Along with millions of Americans, I am celebrating today’s landmark victory for marriage equality, and the generations of advocates and activists who fought to make it possible. From Stonewall to the Supreme Court, the courage and determination of the LGBT community has changed hearts and changed laws.

This ruling is an affirmation of the commitment of couples across the country who love one another. It reflects the will of the vast and growing multitude of Americans who believe that LGBT couples deserve to be recognized under the law and treated equally in the eyes of society.  And it represents our country at its best: inclusive, open, and striving towards true equality.

But we know that the struggle for LGBT rights doesn’t end with today’s triumph. As love and joy flood our streets today, it is hard to imagine how anyone could deny the full protection of our laws to any of our fellow Americans—but there are those who would. So while we celebrate the progress won today, we must stand firm in our conviction to keep moving forward. For too many LGBT Americans who are subjected to discriminatory laws, true equality is still just out of reach. While we celebrate today, our work won’t be finished until every American can not only marry, but live, work, pray, learn and raise a family free from discrimination and prejudice. We cannot settle for anything less.
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While we applaud today’s SCOTUS decision upholding the ACA,  we remember another decision two years ago today permitting states to make unfair revisions to voting laws. Two years ago, President and Secretary Clinton issued this statement.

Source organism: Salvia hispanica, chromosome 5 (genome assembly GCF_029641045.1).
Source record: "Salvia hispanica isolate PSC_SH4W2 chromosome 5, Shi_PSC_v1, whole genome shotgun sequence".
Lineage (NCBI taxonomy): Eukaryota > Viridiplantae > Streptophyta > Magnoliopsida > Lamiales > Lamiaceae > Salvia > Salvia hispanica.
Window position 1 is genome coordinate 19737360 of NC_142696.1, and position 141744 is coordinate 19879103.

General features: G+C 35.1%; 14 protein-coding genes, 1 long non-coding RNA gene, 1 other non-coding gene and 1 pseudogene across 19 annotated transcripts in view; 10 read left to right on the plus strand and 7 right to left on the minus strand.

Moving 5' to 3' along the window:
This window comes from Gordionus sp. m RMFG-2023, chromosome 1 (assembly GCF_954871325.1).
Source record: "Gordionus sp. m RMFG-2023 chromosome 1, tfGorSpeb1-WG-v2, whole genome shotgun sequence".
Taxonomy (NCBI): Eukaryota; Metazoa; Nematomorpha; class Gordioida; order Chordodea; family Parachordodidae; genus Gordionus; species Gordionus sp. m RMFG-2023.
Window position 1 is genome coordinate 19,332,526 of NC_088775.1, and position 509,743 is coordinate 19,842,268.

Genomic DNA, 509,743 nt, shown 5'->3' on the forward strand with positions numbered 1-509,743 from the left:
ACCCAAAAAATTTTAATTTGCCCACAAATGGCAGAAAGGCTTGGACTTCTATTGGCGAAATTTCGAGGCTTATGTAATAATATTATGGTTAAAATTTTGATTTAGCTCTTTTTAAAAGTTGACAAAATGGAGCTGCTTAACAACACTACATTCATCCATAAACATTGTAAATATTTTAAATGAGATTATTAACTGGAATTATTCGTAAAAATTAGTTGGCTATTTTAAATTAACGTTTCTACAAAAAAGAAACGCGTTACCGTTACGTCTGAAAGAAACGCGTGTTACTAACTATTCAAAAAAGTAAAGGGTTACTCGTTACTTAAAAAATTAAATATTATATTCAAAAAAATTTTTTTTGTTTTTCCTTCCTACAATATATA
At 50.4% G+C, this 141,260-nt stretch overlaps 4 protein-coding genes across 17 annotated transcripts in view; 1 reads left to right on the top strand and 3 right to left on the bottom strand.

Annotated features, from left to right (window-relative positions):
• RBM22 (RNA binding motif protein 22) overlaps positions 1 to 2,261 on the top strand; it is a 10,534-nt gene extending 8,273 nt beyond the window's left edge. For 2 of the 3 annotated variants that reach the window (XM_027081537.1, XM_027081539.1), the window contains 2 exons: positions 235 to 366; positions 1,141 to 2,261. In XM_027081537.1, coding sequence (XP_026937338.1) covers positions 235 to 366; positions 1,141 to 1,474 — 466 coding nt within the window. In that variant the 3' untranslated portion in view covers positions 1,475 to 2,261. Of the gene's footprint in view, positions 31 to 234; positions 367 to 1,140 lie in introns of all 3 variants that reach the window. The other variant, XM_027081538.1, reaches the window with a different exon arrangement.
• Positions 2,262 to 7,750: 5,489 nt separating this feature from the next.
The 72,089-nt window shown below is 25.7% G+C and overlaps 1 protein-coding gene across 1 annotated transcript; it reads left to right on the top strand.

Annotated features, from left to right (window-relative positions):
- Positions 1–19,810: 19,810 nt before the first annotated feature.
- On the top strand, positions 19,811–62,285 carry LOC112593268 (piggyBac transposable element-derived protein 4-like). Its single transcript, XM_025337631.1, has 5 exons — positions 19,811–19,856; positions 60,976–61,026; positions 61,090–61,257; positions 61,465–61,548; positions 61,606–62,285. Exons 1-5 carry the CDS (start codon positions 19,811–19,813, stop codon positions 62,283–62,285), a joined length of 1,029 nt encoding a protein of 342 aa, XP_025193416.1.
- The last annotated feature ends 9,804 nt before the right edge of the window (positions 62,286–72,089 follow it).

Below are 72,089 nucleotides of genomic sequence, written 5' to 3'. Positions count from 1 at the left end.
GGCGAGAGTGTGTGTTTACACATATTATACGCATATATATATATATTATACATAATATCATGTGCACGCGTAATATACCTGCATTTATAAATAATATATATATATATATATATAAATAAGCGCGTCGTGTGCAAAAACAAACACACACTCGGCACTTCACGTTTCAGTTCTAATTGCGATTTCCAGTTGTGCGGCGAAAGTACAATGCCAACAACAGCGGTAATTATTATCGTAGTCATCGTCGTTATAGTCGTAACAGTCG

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Statement by President and Secretary Clinton on today’s Voting Rights Act decision

Jun 25, 2013 | President Clinton | New York, NY  | Statement

We are disappointed in today’s decision striking at the heart of the Voting Rights Act.  For over four decades the Act has succeeded in overcoming unconstitutional barriers to voting, and has demonstrated its central role in protecting this essential freedom.  We strongly urge Congress to put aside partisanship and politics, as it did in 2006, and promptly pass legislation to replace those portions of the Act struck down today.

In August of 2013, upon receiving the ABA Medal, Hillary again addressed the damage wrought by that decision.

Hillary Clinton Receives ABA Medal and Addresses Voting Rights Issues

 

This year, on the anniversary of the 19th Amendment, Hillary once again took aim at the evisceration of the VRA, called for reparation by legislators, and asked “What part of democracy are they afraid of?” 

On the Anniversary of the 19th Amendment Hillary Clinton Hits Back at Republican Voter Suppression

 

She echoed that question two weeks ago in her campaign kick-off speech in New York City.

Hillary Clinton: “What part of democracy are they afraid of?”

June 13, 2015

 

When she said it that day, I repeated it with her.  Hillary supporters should make this a rallying cry across the nation.  Everyone who is eligible to vote should be able to without barriers and obstructions placed in the way.  Everyone’s vote is important.  Every vote counts.  This is an essential part of Hillary’s history,  as she explained in Houston,  of her message,  and of our democracy!  Hillary for America!